Kia Rio Model Overview
New Kia Rio
Used Kia Rio
Kia Rio Questions
New Kio Rio 1.4 Hatchback Engine Ticking Noise
I just bought a new kio rio ex and ticking noise comes from engine until it heats up, is this normal .
does transmission vent through dipstick or is there another type vent?
Seems Like My 2008 Kia Rio Wont Go From Low Gear To Drive
Once in a while the low gear does not slip into drive. If I let it set for say 2 hours. It slides right into drive and lasts for about a day, on the way home if I got tied up in traffic, it would do t...
2008 Kia Rio Climate Control Issue.
To make a long story short a few weeks ago my blower motor resistor finally gave out (it looked like a big square fuse to me but the auto parts store called it a resistor so pardon my terminology if...
should fuel gayge stay on after moptor turned off
About the Kia Rio
Once the cheapest car in America, the Kia Rio is a subcompact sedan and hatchback designed for budget drivers. Its small size makes good use of its 4-cylinder engine, and though base models are minimally equipped, higher trims and the sporty hatch come standard with enough features to make you forget this is an economy car.
The Rio emerged in 2001 as a sedan and Rio Cinco hatchback. Based on the Kia-built Ford Aspire, the Rio was smaller than Kia's inaugural U.S. compact, the Sephia. The first Rio featured a 1.5-liter, 96-hp DOHC I4 engine with a choice of 5-speed manual or 4-speed automatic. The engine got a little bigger and more powerful over the first few years, but the Rio essentially stayed the same. The front-wheel drive subcompact came in one trim. The hatch featured standard power steering, front console, rear defrost, and tilt steering wheel, which were only options in the bare-bones sedan. Front airbags were standard, and side airbags were never available.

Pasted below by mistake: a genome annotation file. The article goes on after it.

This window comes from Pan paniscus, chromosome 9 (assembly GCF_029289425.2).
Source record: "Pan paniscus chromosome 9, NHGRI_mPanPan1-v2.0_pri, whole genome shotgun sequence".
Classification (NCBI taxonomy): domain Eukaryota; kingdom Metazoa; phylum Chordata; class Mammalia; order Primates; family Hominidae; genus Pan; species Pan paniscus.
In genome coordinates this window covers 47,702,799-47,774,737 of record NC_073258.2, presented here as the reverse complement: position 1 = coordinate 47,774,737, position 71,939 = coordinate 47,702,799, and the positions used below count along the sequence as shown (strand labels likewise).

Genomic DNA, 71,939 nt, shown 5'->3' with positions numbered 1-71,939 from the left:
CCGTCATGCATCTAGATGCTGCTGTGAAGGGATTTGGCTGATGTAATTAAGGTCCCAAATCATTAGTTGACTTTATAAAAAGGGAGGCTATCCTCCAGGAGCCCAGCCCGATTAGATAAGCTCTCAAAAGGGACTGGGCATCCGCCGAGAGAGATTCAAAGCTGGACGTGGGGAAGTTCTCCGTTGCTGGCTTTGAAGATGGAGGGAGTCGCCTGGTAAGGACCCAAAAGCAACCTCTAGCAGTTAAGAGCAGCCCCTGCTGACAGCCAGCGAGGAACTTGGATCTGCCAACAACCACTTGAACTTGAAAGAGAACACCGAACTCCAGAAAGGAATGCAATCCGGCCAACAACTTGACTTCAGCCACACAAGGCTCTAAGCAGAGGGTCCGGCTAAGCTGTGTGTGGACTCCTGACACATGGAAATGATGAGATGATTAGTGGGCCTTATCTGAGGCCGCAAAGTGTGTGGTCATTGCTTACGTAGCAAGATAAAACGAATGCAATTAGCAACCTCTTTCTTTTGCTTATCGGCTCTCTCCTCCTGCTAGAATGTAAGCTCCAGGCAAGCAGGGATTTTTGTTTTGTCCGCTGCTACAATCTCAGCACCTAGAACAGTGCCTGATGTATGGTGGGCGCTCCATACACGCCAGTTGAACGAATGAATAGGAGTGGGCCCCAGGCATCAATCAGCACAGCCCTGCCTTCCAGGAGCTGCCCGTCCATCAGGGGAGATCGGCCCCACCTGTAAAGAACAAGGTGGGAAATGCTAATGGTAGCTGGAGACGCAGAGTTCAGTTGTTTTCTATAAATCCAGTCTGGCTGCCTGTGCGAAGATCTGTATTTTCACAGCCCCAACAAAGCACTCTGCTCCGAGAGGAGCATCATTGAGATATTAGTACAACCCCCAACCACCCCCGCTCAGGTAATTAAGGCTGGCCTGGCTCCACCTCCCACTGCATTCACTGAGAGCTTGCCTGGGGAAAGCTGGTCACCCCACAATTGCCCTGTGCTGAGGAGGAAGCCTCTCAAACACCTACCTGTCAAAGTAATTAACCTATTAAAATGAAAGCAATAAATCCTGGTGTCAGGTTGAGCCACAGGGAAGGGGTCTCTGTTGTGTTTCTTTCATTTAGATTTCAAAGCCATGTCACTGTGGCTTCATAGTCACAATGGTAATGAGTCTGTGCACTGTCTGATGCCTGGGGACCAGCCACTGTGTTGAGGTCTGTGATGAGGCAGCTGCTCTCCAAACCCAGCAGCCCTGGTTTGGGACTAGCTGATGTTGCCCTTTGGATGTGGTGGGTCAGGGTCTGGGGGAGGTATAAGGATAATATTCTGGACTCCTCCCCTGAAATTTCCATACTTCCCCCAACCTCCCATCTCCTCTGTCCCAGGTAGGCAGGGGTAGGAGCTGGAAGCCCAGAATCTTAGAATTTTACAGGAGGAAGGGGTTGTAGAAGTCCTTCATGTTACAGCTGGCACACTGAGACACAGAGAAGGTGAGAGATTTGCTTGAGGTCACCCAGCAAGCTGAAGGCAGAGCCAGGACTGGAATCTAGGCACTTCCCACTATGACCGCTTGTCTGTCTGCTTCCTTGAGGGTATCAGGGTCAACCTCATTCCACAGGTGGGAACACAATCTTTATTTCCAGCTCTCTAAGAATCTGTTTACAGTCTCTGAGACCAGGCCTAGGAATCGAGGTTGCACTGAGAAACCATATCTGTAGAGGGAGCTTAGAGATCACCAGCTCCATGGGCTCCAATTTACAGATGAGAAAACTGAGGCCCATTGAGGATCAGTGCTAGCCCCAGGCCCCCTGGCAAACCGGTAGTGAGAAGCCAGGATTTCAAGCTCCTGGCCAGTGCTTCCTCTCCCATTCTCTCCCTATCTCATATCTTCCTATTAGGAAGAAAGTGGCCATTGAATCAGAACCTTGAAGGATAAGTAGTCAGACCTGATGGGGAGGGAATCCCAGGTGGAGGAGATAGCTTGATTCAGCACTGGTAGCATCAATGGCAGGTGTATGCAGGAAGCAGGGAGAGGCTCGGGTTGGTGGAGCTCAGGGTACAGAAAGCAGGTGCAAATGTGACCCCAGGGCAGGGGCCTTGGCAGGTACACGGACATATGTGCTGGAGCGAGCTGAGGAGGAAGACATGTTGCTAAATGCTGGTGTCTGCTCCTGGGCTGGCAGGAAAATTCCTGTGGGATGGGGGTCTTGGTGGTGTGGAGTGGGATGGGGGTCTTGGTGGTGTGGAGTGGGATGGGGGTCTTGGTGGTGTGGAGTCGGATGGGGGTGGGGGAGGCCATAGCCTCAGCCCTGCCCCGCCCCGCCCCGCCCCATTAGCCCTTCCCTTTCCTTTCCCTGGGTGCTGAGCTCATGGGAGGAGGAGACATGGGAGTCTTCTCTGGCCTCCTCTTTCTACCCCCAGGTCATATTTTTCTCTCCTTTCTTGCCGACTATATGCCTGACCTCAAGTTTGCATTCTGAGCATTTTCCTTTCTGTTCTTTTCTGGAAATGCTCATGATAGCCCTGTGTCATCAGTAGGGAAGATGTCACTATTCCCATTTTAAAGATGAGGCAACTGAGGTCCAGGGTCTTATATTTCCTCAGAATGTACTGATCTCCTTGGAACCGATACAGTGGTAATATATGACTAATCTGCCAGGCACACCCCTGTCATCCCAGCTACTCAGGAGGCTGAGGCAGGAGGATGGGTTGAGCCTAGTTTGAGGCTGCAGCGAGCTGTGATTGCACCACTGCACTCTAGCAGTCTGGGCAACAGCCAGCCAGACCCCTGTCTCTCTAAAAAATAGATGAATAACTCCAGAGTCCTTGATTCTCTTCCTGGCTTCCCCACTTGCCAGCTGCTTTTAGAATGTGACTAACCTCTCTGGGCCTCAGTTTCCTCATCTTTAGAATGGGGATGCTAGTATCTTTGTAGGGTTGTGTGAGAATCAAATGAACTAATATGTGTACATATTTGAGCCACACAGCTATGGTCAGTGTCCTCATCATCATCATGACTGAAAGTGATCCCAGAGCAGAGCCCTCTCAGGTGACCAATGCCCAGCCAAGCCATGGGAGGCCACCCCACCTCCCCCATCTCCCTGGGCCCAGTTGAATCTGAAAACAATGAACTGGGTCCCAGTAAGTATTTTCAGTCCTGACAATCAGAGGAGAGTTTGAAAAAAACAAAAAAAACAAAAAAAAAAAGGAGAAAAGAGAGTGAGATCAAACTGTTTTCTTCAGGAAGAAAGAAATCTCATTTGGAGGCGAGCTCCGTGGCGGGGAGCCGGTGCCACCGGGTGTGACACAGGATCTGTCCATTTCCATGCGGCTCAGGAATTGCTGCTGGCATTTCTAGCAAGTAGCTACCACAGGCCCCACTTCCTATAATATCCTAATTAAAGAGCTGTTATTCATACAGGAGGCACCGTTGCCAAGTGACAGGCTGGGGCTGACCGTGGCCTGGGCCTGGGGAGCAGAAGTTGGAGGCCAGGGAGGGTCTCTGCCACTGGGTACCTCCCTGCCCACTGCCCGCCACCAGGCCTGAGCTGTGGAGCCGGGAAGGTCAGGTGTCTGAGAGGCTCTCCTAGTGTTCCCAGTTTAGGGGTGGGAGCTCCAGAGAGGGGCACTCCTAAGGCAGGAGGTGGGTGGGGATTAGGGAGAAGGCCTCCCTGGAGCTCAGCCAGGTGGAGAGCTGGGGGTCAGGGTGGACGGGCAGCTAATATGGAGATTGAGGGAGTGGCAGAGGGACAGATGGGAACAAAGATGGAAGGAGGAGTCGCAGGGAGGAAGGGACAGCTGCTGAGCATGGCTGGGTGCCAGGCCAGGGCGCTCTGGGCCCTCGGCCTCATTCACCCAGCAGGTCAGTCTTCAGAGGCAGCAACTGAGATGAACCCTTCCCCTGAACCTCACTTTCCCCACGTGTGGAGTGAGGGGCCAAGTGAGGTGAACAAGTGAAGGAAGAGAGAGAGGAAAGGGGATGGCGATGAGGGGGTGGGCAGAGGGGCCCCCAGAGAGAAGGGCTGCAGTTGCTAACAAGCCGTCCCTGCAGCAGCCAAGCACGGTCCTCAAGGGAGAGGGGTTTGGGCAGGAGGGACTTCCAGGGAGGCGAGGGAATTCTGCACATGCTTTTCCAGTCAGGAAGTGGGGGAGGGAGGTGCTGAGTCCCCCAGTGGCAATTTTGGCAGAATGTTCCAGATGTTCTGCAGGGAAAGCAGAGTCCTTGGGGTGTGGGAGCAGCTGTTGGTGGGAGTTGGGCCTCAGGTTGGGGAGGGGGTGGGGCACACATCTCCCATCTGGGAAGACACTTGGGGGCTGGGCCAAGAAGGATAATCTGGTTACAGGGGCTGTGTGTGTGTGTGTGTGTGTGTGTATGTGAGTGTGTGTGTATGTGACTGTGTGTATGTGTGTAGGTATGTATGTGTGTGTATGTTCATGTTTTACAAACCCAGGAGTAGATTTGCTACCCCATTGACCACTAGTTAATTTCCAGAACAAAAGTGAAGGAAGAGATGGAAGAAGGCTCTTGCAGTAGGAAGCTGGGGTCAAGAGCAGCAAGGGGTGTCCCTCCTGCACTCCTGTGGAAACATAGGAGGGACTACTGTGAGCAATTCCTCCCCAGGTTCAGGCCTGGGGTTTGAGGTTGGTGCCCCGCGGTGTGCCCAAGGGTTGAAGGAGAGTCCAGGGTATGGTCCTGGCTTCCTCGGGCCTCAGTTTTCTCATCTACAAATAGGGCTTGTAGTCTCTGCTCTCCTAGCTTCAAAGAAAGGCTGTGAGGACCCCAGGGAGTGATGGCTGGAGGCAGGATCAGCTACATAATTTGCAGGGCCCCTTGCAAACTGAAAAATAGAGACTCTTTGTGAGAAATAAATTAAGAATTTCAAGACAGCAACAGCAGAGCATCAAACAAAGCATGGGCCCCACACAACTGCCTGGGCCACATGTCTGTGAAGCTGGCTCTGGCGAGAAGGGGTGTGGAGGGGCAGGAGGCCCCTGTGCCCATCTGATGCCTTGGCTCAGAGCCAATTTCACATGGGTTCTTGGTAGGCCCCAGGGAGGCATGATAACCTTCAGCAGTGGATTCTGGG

A slight upgrade to the front end, suspension, dashboard, and introduction of cupholders and standard power windows occurred in 2003, but it wasn't until 2006 that the Kia Rio got a whole new look. The second generation, based more on the Hyundai Accent, carried a 110-hp 1.6-liter I4 engine. The overall size and interior space was bigger and more airbags were added. The hatchback was renamed the Rio5 (or rather translated, since Rio Cinco means Rio 5), and the sedan came in both a base and LX trim. Once again, the base had no air conditioning or power features, which you could find on the LX. In 2007, the sedan gets a sporty SX trim that carries many of the same features as the Rio5 SX.
Though it's purely no frills, the Rio's price tag makes it an attractive option for drivers on a budget. Good fuel economy and a decent engine (for the Rio's light weight) make it fun to drive and overshadow the strained acceleration and cramped backseat. There is supposedly a Rio hybrid in the works, but no date has been set yet for its release.